In Sweden, great design is a way of life. And where better to experience it than in its stunning capital city, which is having a serious creative moment. Here’s our guide to the highlights.
Stockholmers proudly refer to their city as skönhet på vatten – “beauty on water”. It’s not hard to see why. Few capitals are as picture-postcard pretty as this Scandinavian gem, with its medieval Old Town, Baroque Royal Palace and Belle Epoque boulevards. But make no mistake, Stockholm is not hidebound by its heritage – behind the historic waterfront lies a dynamic modern capital that just oozes contemporary cool.
Visitors to Stockholm quickly discover that Scandi design isn’t just an aesthetic, it’s a way of life. Clean lines, organic textures and minimal shapes are everywhere you go, from the modest cafés where the locals come for their fika fix (coffee, cake and conversation), to the smartest restaurants and boutiques. It’s hard wired into the city’s DNA. Even the streetlights are sleek and minimalist. To experience Swedish design at its most cutting edge, stay in one of the hip hotels on Brunkebergstorg Square. This former business complex in the heart of the city with its Brutalist 1970s architecture is part of a major regeneration project. The square has become the launchpad for a new breed of lifestyle hotels, including At Six and Hobo, which combine high concept, design-led interiors with communal social areas and creative workspaces.
New Kid on the Block
Downtown Camper is the latest arrival on the block. The hotel describes itself as a “basecamp for urban explorers”; the social areas have the vibe of a trendy hostel (giant hammocks, campfires, a games room), while the rooms are distinctly boutique hotel (minimalist bathrooms, moody lighting and window seat reading nooks). Cleverly marrying urban and rustic, the décor in the lobby pairs concrete with natural wood and active guests can hire kayaks, long boards and bikes from the front desk. If you’d rather kick back and relax, there’s a rooftop wellness area with a sauna disguised as a giant bird’s nest (yes, really) and a heated pool with stunning views of the Stockholm skyline. The adjacent cocktail bar, which serves a light breakfast in the morning, shares the same amazing vista. Definitely worth getting up for.
There’s plenty of inspiration to be had just wandering through the streets, taking in design stores and showrooms. Design House Stockholm has a flagship store on Hamngatan, a few minutes’ walk from Downtown Camper, while Svenskt Tenn on Strandvägen is a treasure trove of iconic textiles by Josef Frank. Designtorget is a crucible for Swedish design talent; up-and-coming Swedish designers submit designs to a monthly jury, who decide which ones will be stocked in 11 stores around the country. Stockholm has three Designtorget, stocking a range of witty, clever designs, the largest is in Kungsgatan, which is just around the corner from Brunkebergstorg Square.
Bolon Lab Store on Birger Jarlsgatan is a next-generation design showroom that has become a meeting place for designers, architects and enthusiasts. Bolon, a traditional weaving company, creates trend-setting flooring and rugs, collaborating with high profile names such as Missoni.
For a more laid-back vibe, check out the Hem Design Studio in Eastmansvägen. This independent design studio brings a fresh twist to minimalist furniture, accessories and lighting. Serious design hounds should seek out the Sthlm Design District on the island of Södermalm, where you’ll find around 30 under-the-radar Swedish furniture and textile brands.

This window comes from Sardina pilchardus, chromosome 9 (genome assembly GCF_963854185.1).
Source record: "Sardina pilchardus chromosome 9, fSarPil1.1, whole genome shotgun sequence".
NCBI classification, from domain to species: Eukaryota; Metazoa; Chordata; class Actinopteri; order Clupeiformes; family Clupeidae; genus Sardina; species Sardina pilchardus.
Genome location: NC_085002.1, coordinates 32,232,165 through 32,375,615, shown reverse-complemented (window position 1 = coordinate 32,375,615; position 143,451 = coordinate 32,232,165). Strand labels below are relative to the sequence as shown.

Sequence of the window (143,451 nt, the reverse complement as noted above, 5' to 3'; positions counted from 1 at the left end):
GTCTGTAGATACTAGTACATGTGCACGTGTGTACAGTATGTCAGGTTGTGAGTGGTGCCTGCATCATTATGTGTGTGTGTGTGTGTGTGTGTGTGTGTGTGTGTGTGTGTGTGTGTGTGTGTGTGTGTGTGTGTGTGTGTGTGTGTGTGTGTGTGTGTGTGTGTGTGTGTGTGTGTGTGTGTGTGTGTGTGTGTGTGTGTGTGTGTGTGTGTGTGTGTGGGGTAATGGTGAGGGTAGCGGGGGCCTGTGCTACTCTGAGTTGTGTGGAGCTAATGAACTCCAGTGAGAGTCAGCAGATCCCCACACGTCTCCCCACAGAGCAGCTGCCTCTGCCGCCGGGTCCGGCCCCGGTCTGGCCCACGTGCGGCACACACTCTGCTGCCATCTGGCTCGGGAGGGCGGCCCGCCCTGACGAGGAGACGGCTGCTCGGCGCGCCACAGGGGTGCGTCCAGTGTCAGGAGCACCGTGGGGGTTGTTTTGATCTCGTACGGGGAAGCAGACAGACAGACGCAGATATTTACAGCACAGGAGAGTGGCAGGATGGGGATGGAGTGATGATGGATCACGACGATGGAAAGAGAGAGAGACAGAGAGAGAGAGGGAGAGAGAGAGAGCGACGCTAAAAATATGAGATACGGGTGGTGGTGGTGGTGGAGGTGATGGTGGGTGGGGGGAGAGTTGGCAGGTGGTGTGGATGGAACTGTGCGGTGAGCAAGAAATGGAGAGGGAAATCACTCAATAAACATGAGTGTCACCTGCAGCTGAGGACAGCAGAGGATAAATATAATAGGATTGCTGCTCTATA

No city break would be complete without visiting a couple of museums. Your first port of call should be the island of Skeppsholmen, just across the water from the Royal Palace, where you’ll find not one, but three stunning collections. ArkDes is Sweden’s national centre for architecture and design, it hosts regular exhibitions but also serves as a “place of research, study and debate about how we will live in the future”. Next door, with jaw-dropping views of the water and the city, is the Moderna Museet. There’s an impressive collection of modern art, covering 1900 to the present day, and a fabulous sculpture garden with some eye-catching large-scale works by Alexander Calder. Down on the waterfront, Fotografiska is a centre for contemporary photography offering world-class exhibitions, workshops and courses.
Sweden has a particularly strong tradition of furniture making (all those pine forests!), a craft that is celebrated in the recently opened Möbeldesignmuseum (Museum of Furniture Studies). The location takes a little finding – a warehouse on the commercial docks (seriously cool) – but the trip is worth it. Based on the private collection of designer/architects Kersti Sandin and Lars Bülow, the warehouse is home to 700 pieces of furniture from distinguished Nordic and international designers, spanning the late 1800s to the present day. The current exhibition is a love letter to chairs – expect to see design icons like Arne Jacobsen’s Egg Chair and Marcel Breuer’s Wassily Chair.
If you fancy taking all your design inspiration in one big hit, Stockholm hosts its own Design Week in February every year. Coinciding with the Stockholm Furniture & Light Fair, it draws the big names in the design world to the capital. The city joins in with light and media installations and special events in stores, hotels and restaurants. But if you don’t fancy braving the February cold, Stockholm has plenty to delight design lovers all year round.